Pakistan Supreme Court bans ex-PM from leading his party

Pakistan’s Supreme Court ruled Wednesday to bar Nawaz Sharif from his position as president of the country’s ruling party and reverse all of his decisions.

Former Pakistan Prime Minister Nawaz Sharif talks with journalists after he appeared before an accountability court, in Islamabad on September 26, 2017. On Wednesday, the Pakistan Supreme Court ruled Sharif can no longer lead his party. File Photo by T. Mughal/EPA-EFE
Former Pakistan Prime Minister Nawaz Sharif talks with journalists after he appeared before an accountability court, in Islamabad on September 26, 2017. On Wednesday, the Pakistan Supreme Court ruled Sharif can no longer lead his party. File Photo by T. Mughal/EPA-EFE

“The Election Commission is directed to remove the name of Nawaz Sharif as president of [the Pakistan Muslim League] from all official records,” Chief Justice Saqib Nisar said, according to the BBC.”As a result, all steps taken, all orders passed by Nawaz Sharif are also declared to be as if they had never been taken.”
Sharif was ousted as prime minister and president of the PLM-N party and deemed unfit for office in 2017 for failing to declare a foreign bank account, which violated Articles 62 and 63 of Pakistan’s Constitution which state politicians must be “honest” and “righteous.”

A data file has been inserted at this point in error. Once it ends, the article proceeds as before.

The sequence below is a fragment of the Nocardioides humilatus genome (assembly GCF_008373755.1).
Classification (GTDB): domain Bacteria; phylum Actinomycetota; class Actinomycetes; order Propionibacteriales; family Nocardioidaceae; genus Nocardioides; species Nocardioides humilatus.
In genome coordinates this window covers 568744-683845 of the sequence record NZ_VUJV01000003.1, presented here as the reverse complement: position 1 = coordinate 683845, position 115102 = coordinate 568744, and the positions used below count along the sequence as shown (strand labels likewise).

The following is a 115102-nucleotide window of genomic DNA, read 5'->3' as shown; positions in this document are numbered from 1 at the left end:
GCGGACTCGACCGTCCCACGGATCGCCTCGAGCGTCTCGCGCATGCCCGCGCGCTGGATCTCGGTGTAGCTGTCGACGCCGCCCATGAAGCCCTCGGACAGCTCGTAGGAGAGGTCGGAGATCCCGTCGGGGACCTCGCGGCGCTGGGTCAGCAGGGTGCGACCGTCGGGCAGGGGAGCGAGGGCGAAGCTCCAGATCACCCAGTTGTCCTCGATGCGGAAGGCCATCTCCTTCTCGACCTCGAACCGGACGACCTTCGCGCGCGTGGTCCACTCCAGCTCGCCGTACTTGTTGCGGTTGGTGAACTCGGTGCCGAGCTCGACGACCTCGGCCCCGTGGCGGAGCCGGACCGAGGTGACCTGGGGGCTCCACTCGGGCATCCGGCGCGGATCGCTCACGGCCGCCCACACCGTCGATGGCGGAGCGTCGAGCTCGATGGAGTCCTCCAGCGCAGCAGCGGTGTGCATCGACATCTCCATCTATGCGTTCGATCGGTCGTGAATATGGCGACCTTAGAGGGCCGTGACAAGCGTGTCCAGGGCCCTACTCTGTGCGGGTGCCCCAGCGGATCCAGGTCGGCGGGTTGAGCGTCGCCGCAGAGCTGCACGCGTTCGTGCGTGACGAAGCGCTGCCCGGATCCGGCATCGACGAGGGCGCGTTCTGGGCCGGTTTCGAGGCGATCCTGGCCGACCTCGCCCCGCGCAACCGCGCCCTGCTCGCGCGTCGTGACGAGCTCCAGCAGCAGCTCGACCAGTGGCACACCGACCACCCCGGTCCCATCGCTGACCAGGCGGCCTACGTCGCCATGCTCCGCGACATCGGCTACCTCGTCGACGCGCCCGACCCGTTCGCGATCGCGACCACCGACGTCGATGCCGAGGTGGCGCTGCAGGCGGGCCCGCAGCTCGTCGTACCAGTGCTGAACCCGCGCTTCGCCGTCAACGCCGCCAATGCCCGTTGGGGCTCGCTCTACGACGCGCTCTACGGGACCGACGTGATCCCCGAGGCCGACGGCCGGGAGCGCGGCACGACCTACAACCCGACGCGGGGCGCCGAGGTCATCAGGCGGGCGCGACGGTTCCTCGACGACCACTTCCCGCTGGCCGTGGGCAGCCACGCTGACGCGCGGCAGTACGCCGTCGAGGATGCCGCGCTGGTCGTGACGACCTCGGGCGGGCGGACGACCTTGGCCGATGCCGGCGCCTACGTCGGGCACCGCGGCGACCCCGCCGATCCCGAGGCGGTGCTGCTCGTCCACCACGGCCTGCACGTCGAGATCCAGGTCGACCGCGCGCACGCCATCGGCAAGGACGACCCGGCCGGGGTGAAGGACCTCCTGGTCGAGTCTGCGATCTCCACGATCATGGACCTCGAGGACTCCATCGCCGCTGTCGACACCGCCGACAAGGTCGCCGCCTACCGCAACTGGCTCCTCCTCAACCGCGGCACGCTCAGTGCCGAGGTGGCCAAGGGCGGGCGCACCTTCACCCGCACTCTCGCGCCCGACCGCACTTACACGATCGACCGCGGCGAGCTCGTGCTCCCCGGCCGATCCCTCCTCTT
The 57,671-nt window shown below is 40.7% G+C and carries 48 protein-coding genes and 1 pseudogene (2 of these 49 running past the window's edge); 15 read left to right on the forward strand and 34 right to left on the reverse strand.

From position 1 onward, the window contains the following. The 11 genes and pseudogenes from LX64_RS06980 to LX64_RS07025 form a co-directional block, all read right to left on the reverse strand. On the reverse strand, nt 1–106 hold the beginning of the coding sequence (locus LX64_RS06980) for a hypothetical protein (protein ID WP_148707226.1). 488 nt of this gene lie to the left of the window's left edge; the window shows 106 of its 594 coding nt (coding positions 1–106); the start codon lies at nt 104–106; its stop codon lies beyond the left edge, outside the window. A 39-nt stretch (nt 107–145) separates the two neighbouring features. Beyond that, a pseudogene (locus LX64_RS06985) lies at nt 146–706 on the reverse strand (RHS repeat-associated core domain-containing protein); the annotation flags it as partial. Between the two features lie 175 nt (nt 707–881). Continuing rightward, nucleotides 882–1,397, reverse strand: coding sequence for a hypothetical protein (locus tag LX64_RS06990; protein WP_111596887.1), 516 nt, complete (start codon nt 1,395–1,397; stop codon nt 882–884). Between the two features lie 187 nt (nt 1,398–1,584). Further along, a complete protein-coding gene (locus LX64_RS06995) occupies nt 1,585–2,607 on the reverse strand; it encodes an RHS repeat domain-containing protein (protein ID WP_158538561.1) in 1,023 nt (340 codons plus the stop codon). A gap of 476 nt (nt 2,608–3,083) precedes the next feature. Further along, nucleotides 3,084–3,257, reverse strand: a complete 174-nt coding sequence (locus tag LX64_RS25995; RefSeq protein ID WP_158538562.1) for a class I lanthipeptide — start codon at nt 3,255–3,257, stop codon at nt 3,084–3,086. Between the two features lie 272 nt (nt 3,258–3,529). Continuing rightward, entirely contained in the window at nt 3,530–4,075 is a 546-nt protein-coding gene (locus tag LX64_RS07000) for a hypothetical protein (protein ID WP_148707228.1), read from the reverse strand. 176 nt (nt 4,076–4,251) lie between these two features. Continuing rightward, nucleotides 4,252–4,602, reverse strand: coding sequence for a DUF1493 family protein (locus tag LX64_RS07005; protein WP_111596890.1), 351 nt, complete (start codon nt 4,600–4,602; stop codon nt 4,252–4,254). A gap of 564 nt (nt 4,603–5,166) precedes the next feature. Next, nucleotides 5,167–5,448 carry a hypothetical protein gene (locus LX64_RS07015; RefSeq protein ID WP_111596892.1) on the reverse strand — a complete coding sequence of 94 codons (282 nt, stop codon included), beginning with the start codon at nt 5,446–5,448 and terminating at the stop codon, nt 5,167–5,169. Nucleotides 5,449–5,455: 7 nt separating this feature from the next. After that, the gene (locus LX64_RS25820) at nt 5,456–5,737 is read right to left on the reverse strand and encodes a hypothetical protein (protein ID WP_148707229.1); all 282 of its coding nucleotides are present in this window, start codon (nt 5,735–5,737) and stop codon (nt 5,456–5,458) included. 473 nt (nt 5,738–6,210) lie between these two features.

However, Sharif was able to maintain power after his party retained a majority in the National Assembly and his party then passed the Elections Act 2017, which allowed disqualified politicians to lead political parties.

That political maneuver — and all decisions made by Sharif over the past year — was voided by the Supreme Court Wednesday.

How this affects the PLM-N’s electoral success is remains to be seen.

Daniyal Aziz, a cabinet minister, told the Guardian that it will actually help Sharif and his party.

“This is only going to add to the wave of support for the PML-N [Sharif’s party],” Aziz said. “The public think the party is being victimized.”

It’s also unlikely Sharif will be kept very far away from the reigns of his party since his likely successor will be his wife, Kusloom.

“Through his wife, Mr. Sharif would still be able to control the party,” Rizvi said.

By Daniel Uria and Ray Downs